A Conversation Between Two Mothers

One fine day, on a beach in Florida, Mrs. Fiddler Crab came across Mrs. Horseshoe Crab who was buried in the mud at the moment. “Good day, Mrs. Horseshoe!” said the crab to the non-crustacean. The latter unburrowed herself to see as to whom was addressing her. For, she could see out of the sand because her eyes are quite high on her carapace, but she could not see what was going on in the back of her. “Oh, hello, Mrs. Fiddler, how are you doing this fine day?” “I’m doing quite well, thank you. I’m just ever so tired of carrying these eggs around.” Mrs. Fiddler gently patted the egg sponge that had been on her abdomen for days.
“My, how I wish I didn’t have to leave mine in a hole,” Mrs. Horseshoe Crab said sadly.
“Well, maybe you could watch your little ones run to the sea to grow and become adults.”
“I’m not sure I could take that, Mrs. Fiddler.”
“Why not, my friend?”
“There are many that get eaten by predators, you know”
“Yes, I do know, but maybe you could help some of them make it and see your children enter into the world safely…”
“I don’t know…”
“Mrs. Horseshoe, it’s going to happen whether you watch it or not, and you might as well watch it, so you can try to be of some assistance. But, of course, it’s your decision.”
“Yes, I think I shall try.”

The next morning, just before dawn the two set out to watch the little ones make their get-away. But they did not see them. Just before the friends gave up, they saw, a few feet away, little horseshoe crabs scuttling toward the sea. Suddenly, they heard the sound of a bird. Mrs. Fiddler spotted it and made her way toward where the bird was aiming. She made it to the right spot at the exact time the bird swooped down to attack and, with reflexes unknown to most crabs, she pinched the bird’s behind with her cheliped. Scared beyond sense, the bird flew away from this all-you-can-eat buffet and the strange monster that looked a lot like food at first glance, but hurts like the dickens when encountered. Mrs. Horseshoe was grateful to her friend for what she had done, and they watched the natural phenomenon together, totally different creatures, but both created and loved by God.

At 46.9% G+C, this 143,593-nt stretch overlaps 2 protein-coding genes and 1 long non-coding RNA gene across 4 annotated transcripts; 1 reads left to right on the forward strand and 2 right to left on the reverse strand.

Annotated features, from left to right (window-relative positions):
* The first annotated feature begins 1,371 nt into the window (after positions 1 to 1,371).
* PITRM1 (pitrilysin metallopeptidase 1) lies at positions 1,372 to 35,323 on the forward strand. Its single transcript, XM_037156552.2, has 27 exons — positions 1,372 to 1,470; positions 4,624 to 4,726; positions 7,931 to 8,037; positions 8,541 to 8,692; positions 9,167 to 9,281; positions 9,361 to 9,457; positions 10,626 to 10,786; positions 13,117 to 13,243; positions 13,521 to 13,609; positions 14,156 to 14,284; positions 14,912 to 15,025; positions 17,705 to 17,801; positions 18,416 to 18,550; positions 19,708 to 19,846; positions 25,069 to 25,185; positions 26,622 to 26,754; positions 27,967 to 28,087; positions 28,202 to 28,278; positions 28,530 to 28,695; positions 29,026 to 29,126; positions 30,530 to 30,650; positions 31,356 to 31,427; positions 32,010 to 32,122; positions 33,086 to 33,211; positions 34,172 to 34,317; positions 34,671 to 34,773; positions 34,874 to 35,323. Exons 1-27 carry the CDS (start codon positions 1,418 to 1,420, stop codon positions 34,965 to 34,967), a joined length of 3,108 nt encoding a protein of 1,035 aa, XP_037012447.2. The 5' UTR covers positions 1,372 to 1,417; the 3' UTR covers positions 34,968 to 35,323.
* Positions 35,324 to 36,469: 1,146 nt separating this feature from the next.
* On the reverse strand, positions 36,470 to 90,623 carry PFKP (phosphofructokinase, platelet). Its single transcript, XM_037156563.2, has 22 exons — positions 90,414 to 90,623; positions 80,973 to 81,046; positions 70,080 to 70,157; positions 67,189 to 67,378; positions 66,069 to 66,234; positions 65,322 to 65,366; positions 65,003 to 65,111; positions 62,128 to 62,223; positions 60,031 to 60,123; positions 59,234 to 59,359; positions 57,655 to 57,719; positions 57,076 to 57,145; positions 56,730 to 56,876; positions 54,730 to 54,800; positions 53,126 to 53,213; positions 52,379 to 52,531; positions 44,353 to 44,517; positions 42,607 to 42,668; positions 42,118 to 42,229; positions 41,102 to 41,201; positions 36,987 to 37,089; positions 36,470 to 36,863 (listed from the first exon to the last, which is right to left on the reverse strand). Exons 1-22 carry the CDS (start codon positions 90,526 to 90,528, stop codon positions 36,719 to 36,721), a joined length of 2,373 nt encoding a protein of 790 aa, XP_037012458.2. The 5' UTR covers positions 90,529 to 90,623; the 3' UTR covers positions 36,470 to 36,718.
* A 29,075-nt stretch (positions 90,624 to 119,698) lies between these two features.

Anna told me she had to write a report for her Biology class. She uses Exploring Creation With Zoology 2: Swimming Creatures of the 5th Day by Apologia.

It took her a few days to write it. She didn’t ask for any help. I explained to her about plagiarism so that she would write the report in her own words. She said she was having some trouble with that because it was already written as simply as it could be. I was not sure what kind of paper I would see when she finished and handed it in to me.

The day she gave me the report, I was holding my breath. I was hoping it would be her own work and that she was actually learning something, not just regurgitating what was written in the book. Her report was good and she drew a wonderful diagram of crustacean anatomy. I was impressed.

Then I started reading this delightful story about a horseshoe crab and a fiddler crab. I didn’t know what to think. I thought she must have copied this story from the book, but I wondered why she put this in with her report. When I finished reading I asked her if she wrote that story. She nonchalantly said, “Yes.” I was amazed! I did not know she could write like this.

I am finding out that I have several budding writers among my children. All of that reading of living books to them throughout the years seems to be paying off.

I may be posting some other samples of their writing in the future. They are writing stories with chapters, so I may just put up one chapter at a time. Would you like to read some more of my children’s stories?

Hello, is anybody there?


  1. I would LOVE to! That would make a really cute children’s book….especially if you have a child that can illustrate as well as write! Thanks for sharing! (I DO have the right Penney this time, right? _)….because I am very impressed! ūüėÄ

  2. WOW! That was amazing. She really has a lot of talent! Tell her I’m really impressed.

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